Otoe-Missouria

These articles were written specifically about the Otoe-Missouria, a federally-recognized tribe of native American Indians based in Red Rock, Oklahoma. To browse all articles which mention the Otoe-Missouria, use the Topic link.

Table of Contents

  • Otoe-Missouria Genealogy Introduction The Otoe-Missouria genealogy database includes members and descendants of the Otoe-Missouria tribe of Oklahoma, who purchased land and established their last reservation in the Cherokee Strip of what is now north-central Oklahoma in 1881.
  • Otoe-Missouria Genealogy Database An interactive web application that allows users to search names, find facts, and follow the family lines associated with the Otoe-Missouria tribe.
  • Otoe-Missouria News Archive Otoe-Missouria.com, hosted as a separate website, serves as a news aggregator for stories specifically about the Otoe-Missouria Tribe of Oklahoma and its people. All content is copyrighted by the original authors and publishers.
  • History of the Otoe-Missouria The people who would become the Missouria, the Otoe, and the Ioway once belonged to the Ho-Chunk (Winnebago) Nation, one of the Siouan tribes of the Great Lakes.
  • La Salle’s Contact with the Otoe My analysis of the French explorer’s narrative about his contact with the Otoe in 1680.
  • Otoe-Missouria Allotment The initial allotment of the Otoe-Missouria Reservation was the task of Helen P. Clarke. She soon found that the tribe opposed allotment and was determined to resist her efforts.
  • Otoe-Missouria Allotment Schedule: 1899 After eight years of struggle, Ms. Clarke finally submitted her schedule of allotments. On 7 December 1899, the allotments were approved by the acting Secretary of the Interior.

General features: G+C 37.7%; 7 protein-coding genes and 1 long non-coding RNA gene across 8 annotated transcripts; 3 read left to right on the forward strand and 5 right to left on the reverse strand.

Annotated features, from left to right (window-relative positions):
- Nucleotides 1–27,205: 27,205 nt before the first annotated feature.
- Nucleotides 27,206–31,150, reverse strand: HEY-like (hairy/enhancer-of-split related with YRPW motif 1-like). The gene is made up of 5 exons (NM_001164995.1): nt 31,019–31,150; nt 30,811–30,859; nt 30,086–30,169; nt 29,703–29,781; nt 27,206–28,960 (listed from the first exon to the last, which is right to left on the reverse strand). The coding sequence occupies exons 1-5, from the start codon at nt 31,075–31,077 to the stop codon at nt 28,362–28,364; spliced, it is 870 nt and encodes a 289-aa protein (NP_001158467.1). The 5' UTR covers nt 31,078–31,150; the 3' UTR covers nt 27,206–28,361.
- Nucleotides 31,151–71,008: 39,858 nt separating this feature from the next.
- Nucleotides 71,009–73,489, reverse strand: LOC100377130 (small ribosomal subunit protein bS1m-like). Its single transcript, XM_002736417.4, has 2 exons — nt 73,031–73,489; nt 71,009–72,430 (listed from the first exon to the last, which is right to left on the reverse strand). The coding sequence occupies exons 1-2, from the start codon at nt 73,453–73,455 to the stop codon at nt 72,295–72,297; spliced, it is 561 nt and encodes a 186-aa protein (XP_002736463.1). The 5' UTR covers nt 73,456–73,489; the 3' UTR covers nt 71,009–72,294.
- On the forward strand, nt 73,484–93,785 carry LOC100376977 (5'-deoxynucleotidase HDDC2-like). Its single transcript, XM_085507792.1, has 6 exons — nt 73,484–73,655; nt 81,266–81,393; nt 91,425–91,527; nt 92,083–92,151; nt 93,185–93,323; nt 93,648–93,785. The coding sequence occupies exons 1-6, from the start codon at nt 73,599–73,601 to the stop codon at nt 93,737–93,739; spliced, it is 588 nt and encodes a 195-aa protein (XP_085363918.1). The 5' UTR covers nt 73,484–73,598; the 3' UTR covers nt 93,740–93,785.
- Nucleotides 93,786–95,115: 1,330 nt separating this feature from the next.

• Otoe-Missouria Allotment Schedule: 1906 Shortly after the original allotments were assigned, the Otoe-Missouria petitioned the Commissioner to revise the schedule to include newly-born children and to provide a more equitable distribution to previous allotees.
  • Otoe-Missouria Tribal Photographs Portraits from the Smithsonian Archival, Manuscript, and Photographs Collection. Most of these photographs were taken in Washington, DC, when the chiefs and other tribal delegates were appearing before the Commissioner of Indian Affairs.
  • The Story of Indian Names When researching Indian names, it’s important to realize that a name may be spelled in different ways, depending on who recorded it and how they heard it pronounced. Also, individuals usually changed their name throughout their life.
  • Fur Traders and Trail Blazers Reprint of an article written by Merrell J. Mattes for the Overland Journal about Joseph Robidoux and his family, who left their surname among many families of the Otoe and Ioway tribes.
  • The Pawnee Indian School The Pawnee Indian School in Pawnee, Oklahoma, was one of many federally funded boarding schools built around the turn of the century for the purpose of assimilating Indian youth into white culture.
  • Otoe-Missouria Tribal Princess Like many other native American tribes, the Otoe-Missouria annually select a Princess to represent the tribe at official events and to act as a goodwill ambassador.
  • Otoe-Missouria Tribal Cemetery Many of the Otoe-Missouria people from the early part of the 1900s are buried in the tribal cemetery, located along US 177 near the tribal offices in Noble County, OK.
  • Otoe-Missouria Christian Hymns Reprint of a pamphlet of some of Earl Plumley’s translation of traditional Christian hymns into the Otoe-Missouria language, as he remembered them from Baptist campmeetings.

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The bibliography for my research is listed on the References page.